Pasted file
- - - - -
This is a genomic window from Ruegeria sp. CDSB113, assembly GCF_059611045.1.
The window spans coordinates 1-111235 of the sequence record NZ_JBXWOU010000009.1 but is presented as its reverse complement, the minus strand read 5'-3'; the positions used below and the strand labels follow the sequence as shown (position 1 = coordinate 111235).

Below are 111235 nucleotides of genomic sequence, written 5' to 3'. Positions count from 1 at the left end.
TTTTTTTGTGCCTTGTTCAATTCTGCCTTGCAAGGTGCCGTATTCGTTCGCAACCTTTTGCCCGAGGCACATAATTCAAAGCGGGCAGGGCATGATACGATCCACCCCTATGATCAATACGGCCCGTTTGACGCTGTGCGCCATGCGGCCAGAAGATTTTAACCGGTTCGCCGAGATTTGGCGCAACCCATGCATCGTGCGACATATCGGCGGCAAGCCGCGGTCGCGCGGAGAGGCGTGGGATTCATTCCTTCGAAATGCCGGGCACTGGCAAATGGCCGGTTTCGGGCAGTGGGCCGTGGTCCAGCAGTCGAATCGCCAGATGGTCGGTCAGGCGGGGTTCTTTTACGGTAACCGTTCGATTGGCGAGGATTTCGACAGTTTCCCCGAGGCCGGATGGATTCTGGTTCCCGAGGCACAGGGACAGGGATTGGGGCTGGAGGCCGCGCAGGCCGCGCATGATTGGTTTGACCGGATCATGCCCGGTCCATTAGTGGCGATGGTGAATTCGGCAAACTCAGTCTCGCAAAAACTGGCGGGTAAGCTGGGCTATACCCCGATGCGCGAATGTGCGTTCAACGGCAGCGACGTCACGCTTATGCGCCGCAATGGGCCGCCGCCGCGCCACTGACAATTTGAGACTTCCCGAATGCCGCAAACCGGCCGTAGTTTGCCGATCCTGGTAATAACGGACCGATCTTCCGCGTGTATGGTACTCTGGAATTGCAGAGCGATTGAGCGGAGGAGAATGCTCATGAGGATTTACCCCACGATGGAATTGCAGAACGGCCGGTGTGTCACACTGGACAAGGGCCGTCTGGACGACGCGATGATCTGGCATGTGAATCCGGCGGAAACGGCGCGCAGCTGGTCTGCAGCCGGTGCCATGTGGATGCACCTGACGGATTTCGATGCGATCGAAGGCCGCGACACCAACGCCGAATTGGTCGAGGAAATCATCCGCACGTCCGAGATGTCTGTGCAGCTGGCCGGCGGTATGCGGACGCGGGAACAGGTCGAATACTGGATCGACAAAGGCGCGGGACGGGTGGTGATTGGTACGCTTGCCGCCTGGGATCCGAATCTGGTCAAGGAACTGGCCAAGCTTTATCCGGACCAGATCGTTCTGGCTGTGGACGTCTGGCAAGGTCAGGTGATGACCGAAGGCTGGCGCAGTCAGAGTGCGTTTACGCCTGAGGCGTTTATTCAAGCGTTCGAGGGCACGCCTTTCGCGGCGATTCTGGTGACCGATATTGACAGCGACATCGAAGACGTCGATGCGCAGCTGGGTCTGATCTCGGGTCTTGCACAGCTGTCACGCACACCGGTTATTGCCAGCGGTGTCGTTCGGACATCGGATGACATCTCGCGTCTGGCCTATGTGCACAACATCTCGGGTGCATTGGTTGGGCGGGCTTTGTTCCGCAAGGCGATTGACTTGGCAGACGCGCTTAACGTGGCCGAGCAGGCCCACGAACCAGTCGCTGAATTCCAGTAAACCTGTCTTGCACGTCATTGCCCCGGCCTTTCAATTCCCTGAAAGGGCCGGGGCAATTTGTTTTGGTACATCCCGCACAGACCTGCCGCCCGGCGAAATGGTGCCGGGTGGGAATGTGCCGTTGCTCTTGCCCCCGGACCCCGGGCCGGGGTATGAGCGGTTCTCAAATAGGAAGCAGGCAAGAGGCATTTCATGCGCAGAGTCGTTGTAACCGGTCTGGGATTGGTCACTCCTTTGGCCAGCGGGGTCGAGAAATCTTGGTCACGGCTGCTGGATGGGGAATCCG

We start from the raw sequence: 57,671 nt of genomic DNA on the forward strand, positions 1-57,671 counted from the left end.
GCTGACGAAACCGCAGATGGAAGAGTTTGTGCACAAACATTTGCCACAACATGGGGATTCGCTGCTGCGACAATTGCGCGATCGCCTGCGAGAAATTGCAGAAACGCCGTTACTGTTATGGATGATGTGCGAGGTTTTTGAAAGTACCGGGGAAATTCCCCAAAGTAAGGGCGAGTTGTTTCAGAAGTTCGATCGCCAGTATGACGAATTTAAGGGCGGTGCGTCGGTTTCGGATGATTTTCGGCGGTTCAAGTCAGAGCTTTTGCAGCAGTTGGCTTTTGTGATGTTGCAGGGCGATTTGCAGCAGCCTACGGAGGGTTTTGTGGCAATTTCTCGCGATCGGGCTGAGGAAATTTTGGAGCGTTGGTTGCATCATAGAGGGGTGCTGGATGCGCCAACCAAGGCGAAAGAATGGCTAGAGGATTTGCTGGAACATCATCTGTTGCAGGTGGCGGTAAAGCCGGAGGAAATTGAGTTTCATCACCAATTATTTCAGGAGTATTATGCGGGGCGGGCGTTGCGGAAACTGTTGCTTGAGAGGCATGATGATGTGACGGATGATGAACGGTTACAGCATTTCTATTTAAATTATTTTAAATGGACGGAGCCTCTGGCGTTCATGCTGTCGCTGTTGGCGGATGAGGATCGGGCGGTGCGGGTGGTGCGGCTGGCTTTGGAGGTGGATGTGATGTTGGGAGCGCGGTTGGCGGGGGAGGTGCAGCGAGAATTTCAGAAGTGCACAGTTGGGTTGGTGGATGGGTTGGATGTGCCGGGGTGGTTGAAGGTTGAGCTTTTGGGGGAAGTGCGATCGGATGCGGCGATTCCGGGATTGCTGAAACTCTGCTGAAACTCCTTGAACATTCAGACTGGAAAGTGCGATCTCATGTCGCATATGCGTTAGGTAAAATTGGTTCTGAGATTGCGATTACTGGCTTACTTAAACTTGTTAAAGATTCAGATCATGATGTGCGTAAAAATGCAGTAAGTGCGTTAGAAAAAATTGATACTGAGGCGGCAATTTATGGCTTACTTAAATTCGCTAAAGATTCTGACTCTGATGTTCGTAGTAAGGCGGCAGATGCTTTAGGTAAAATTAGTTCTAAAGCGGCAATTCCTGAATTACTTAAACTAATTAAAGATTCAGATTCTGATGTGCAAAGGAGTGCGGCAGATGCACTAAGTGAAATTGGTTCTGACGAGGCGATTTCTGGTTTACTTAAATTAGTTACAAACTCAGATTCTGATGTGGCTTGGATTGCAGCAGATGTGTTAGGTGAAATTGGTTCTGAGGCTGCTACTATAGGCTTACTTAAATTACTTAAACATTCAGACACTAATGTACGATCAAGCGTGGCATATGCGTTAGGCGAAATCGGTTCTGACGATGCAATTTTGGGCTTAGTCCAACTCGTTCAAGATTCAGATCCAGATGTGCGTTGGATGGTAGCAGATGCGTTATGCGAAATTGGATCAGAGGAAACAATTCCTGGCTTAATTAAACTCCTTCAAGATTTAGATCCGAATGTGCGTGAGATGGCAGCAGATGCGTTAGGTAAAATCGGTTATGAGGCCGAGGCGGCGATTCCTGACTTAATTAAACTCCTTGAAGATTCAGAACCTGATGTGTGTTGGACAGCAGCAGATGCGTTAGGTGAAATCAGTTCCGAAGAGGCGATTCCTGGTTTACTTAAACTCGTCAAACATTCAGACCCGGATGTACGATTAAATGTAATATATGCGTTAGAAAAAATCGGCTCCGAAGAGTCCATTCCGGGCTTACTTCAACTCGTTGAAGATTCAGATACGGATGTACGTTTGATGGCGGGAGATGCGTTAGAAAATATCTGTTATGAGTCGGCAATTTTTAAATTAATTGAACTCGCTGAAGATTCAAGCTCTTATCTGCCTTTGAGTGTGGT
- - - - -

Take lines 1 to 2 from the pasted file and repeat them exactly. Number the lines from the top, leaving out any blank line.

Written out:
This is a genomic window from Ruegeria sp. CDSB113, assembly GCF_059611045.1.
The window spans coordinates 1-111235 of the sequence record NZ_JBXWOU010000009.1 but is presented as its reverse complement, the minus strand read 5'-3'; the positions used below and the strand labels follow the sequence as shown (position 1 = coordinate 111235).